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HOLY SEE/ The "Note on Financial Reform"

Rick Garnett comments on the Vatican’s Note on Financial Reform, and how it should be viewed in the light of the financial crisis and the protest movements sweeping the globe.

(photo ANSA) (photo ANSA)

Others have called attention to the Pontifical Council for Justice and Peace's "Note on Financial Reform."  (The Note is available here.)  The responses to and readings of the Note have been, I think, what one would have predicted:  Some are crowing that "the Vatican" has endorsed the demands and aims of the "Occupy Wall Street" participants, others are insisting that the Note is misguided Euro-talk and, in any event, carries little authority.  And so it goes.

There can be no doubt, I think, that it is entirely appropriate for the Church (or, in this case, for particular offices in Vatican City) to call attention to economic and social problems, to remind persons of good will of the content and foundations of Christian humanism, to challenge governments and persons alike to act in ways that are consistent with morality and the truth about the human person, and to share well-considered judgments or suggestions regarding sound policy.  It also seems clear -- with respect to this business about "supranational authorities" -- that the post-Westphalian set-up is not an article of faith (even if a commitment to the rule of law and the requirement that secular democratic authority have legitimacy should be).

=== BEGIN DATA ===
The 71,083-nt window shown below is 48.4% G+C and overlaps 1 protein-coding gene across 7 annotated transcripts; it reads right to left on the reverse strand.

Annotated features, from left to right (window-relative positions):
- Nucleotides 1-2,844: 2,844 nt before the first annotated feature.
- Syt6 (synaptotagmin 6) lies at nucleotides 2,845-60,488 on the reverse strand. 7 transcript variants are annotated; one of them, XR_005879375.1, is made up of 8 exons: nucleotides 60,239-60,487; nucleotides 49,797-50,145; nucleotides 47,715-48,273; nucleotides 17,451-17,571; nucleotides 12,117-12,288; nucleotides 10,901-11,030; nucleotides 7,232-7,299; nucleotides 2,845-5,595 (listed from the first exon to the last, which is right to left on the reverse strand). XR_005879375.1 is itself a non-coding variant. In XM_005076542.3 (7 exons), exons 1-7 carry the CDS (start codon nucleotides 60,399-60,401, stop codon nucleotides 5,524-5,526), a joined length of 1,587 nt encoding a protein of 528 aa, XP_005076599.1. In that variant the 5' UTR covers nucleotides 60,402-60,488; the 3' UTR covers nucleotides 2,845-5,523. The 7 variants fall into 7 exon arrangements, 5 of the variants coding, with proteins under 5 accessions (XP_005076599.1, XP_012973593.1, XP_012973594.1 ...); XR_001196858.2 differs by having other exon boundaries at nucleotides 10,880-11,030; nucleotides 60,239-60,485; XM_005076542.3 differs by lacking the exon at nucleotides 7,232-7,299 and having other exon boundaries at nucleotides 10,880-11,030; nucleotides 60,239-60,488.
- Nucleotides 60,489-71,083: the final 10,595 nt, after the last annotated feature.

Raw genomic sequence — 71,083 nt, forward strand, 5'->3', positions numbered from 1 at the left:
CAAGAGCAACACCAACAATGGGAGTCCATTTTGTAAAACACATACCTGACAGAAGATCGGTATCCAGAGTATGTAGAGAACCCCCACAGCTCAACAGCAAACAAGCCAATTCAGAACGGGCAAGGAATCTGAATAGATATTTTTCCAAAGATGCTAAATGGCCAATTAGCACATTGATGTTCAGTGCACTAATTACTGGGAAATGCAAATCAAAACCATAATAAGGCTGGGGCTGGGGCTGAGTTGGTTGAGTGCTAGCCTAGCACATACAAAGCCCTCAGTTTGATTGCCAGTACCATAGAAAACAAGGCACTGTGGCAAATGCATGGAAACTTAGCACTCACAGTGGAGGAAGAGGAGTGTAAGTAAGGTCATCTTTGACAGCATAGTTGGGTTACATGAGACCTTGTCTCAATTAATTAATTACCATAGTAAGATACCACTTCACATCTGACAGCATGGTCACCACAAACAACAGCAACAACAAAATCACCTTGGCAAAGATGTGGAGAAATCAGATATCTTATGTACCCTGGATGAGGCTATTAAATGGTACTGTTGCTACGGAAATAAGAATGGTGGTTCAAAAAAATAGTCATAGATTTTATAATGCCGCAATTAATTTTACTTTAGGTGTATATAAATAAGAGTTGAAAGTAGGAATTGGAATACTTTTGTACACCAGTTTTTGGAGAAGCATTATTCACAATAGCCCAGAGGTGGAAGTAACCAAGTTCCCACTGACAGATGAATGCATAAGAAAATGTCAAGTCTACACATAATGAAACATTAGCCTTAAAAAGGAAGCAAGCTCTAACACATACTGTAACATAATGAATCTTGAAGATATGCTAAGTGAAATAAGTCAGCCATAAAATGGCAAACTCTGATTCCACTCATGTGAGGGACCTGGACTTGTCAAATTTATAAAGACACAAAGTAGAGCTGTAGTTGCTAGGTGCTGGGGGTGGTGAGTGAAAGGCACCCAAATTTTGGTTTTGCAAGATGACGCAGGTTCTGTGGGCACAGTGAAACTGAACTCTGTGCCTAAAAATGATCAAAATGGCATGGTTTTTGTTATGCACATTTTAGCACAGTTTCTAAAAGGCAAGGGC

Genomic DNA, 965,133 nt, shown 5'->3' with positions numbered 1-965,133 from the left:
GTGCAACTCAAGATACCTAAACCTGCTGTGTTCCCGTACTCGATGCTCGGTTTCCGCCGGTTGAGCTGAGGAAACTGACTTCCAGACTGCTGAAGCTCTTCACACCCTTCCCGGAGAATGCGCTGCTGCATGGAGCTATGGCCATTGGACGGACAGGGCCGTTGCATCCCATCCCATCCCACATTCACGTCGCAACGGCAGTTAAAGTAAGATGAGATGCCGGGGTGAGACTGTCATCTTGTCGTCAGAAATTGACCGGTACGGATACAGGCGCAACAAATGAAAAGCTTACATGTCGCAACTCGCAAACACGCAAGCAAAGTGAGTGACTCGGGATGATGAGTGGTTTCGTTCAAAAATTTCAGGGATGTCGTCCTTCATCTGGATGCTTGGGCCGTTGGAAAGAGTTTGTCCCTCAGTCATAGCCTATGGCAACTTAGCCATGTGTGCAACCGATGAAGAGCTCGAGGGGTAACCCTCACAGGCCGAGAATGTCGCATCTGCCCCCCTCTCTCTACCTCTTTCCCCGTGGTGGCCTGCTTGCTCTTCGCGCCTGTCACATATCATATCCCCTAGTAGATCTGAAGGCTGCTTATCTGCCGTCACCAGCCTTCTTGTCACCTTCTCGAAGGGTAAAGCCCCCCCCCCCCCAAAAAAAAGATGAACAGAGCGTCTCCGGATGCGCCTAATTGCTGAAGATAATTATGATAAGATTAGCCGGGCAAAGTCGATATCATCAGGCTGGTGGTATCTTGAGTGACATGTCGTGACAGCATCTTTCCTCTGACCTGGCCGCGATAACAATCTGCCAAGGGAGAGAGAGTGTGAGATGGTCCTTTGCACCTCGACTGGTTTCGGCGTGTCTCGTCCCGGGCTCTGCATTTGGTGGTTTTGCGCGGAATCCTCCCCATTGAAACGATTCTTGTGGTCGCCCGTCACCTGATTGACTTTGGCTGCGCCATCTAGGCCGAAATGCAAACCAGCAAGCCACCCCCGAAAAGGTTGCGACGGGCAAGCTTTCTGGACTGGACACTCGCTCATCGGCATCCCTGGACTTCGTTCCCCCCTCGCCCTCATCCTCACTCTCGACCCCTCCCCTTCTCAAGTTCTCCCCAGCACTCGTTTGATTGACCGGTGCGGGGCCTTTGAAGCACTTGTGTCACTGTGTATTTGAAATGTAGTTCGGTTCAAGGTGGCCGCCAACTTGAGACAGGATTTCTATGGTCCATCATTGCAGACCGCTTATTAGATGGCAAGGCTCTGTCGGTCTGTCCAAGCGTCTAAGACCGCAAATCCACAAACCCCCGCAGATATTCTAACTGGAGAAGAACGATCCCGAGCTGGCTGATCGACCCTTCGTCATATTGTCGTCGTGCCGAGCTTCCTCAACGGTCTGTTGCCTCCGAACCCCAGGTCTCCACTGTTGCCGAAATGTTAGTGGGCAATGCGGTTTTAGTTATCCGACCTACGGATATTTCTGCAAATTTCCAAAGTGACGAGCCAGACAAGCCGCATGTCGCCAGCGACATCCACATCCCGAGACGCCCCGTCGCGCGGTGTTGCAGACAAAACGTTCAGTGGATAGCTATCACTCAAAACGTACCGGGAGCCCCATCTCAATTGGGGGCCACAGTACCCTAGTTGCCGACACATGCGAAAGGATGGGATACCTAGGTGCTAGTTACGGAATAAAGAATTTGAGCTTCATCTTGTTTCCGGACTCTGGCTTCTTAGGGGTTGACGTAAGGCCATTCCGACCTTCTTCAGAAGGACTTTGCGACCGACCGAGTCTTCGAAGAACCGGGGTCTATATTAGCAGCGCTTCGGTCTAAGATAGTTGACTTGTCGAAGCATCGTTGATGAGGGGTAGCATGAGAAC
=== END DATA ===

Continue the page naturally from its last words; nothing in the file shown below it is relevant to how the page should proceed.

That said, and at the risk of being accused by some friends in the left-of-center sectors of the Catholic blogosphere of "ranting" or being a "neo-con", I'll confess that I think (a) many are (perhaps strategically and tactically) mis- and over-reading the Note in order to overstate the consonance between its vision and the current policies of the Democratic Party in the United States and its special-interest constituencies; (b) many are making the mistake that was widely made with respect to the Pope's Caritas, i.e., imagining that the Church proposes a list of "economic policy proposals" that can be conveniently lifted, to the extent they strike the lifter as attractive, without any attached moral anthropology (which might, in turn, come with some unwelcome implications for, say, religious liberty, the family, education, etc.); and (c) it is a mistake to think that the Note, with its focus on world-wide financial markets, somehow baptizes our and other governments' current overspending, or the self-interested (dare we say "greedy"?) and damaging positions being staked out by, e.g., public-employee unions.